There is connective tissue between actress and filmmaker Leslie Black and the many black mothers who experience the searing, unbearable pain of losing their children to police violence.
Black can empathize with their oppressive and unrelenting grief, having lost her own mother when she was 10 and her father at 14 and then burying her older sister six months ago.
Black was able to channel her own personal bereavement into a very provocative and enthralling thriller, “Mommas.”
This is an unapologetic and in-your-face film that is centered around four grieving mothers who have reached their breaking point with cops killing their kids unaccountedly.
The mothers in “Mommas” are taken over the edge when the white district attorney refuses to prosecute the wayward officers for causing their heartbreaking losses, so they conspire to take matters into their own hands.
The results will make you sit up straight up in your chair.
“I am no stranger to grief, so watching those mothers’ pain play out, day in and day out on the news, it ignited something in me to want to use my talents to help tell their story,” said Black who wrote, executive produced and starred in the film short. “I have a passion for telling stories and telling them my way.”
“Mommas” is a jolting piece that cast a glaring spotlight on the inexplicable and often indefensible spate of police shootings against Black and brown citizens across the country.
All too often the power structure and mainstream society have acted as apologists for police officers’ decision to deploy for maximum force to subdue, and often neutralize, unarmed black citizens.
The fact that the common denominators are almost always a white cop and a black victim is not lost on the actress.
While a tidal wave of humanity flooded the streets of America — and around the world — following the public execution of George Floyd on Memorial Day 2020 by Derek Chauvin, demanding redress for a murder captured on film, Black decided to fight back from her producer’s chair.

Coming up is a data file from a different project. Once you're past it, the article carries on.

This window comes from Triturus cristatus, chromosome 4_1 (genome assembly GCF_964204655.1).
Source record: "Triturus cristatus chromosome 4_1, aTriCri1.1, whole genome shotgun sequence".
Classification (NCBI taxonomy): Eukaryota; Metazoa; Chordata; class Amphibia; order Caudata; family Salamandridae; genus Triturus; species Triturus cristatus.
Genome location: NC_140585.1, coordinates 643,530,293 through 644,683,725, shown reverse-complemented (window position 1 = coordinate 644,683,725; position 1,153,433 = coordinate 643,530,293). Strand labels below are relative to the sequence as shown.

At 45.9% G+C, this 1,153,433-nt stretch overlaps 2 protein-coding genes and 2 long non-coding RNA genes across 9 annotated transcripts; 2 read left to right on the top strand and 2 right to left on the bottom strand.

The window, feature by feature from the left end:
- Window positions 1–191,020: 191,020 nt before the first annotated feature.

“I think (the film ideal) originated from just watching the pain of mothers, ya know? I try to put myself in their shoes. If I was to lose one of my children, to what extent would I go?” Black said.
“Because I feel like we’ve been doing so much — the marching, the protesting and we’ve been tearing down buildings, just to get somebody to listen,” said Black exasperatedly.
There is a pregnant pause while she sighs heavily.
“And, in some ways, we haven’t really been getting the answer. So, I just wanted Mommas to paint a proper picture of what it feels like for a mother to take action into her own hands. Because at this point, we’re not getting a lot done.”
The four matriarchs in the “Mommas” film decide they are going to get something done. If the prosecutor refuses to provide justice, the mothers are going to take it.
They break into the district attorney’s home and hold him at gunpoint and force him to answer to their despair and desperation.
It is not as if Black does not have a vestige of sympathy for what law enforcement officers go through on a daily basis. Black has played a cop on television.
But when a rogue cop of the likes of Derek Chauvin acts like a judge and executioner on the streets of America, there is some semblance of satisfaction when they are finally prosecuted.
“To be completely honest with you, I was very, very pleased with the Derek Chauvin verdict. I was equally shocked by the verdict,” she said, admitting she thought the decision would go the way of the Rodney King verdict in 1992 when the white officers were exonerated.
“I think we all rejoiced to see justice come the way it did. But we still have a very big problem here. We can celebrate but not too fast.”
Black is part of a growing cadre of bodacious Black actresses and filmmakers who are taking Hollywood by storm.
They are formulating their own stories and creating their own narratives by becoming showrunners on critically-acclaimed television shows and directing award-winning movies.
Black, who has starred in Dolly Parton’s “HeartStrings” as well as “Metro,” “Murder,” “Murder Calls” and flexes her skills as a lady pirate in Sony Pictures’ original TV movie, “Party Boat,” not only wants to tell our stories, but she also wants to use her artistic craft as a sort of healing balm to help quell today’s racially toxic environment.
She has seen and experienced racial harmony as a daughter of an armed forces father and knows it can be manifested again.
“Being a military brat enabled me to be very cultural and very, very diverse. I did not see color,” Black said.
“When I moved to the United States was the first time that I saw that as an issue. Growing up in the Philippines, my best friend was Caucasian. It makes me want to fight for peace because I know what it looks like. To see us divided as a nation, it makes me want to fight for peace.”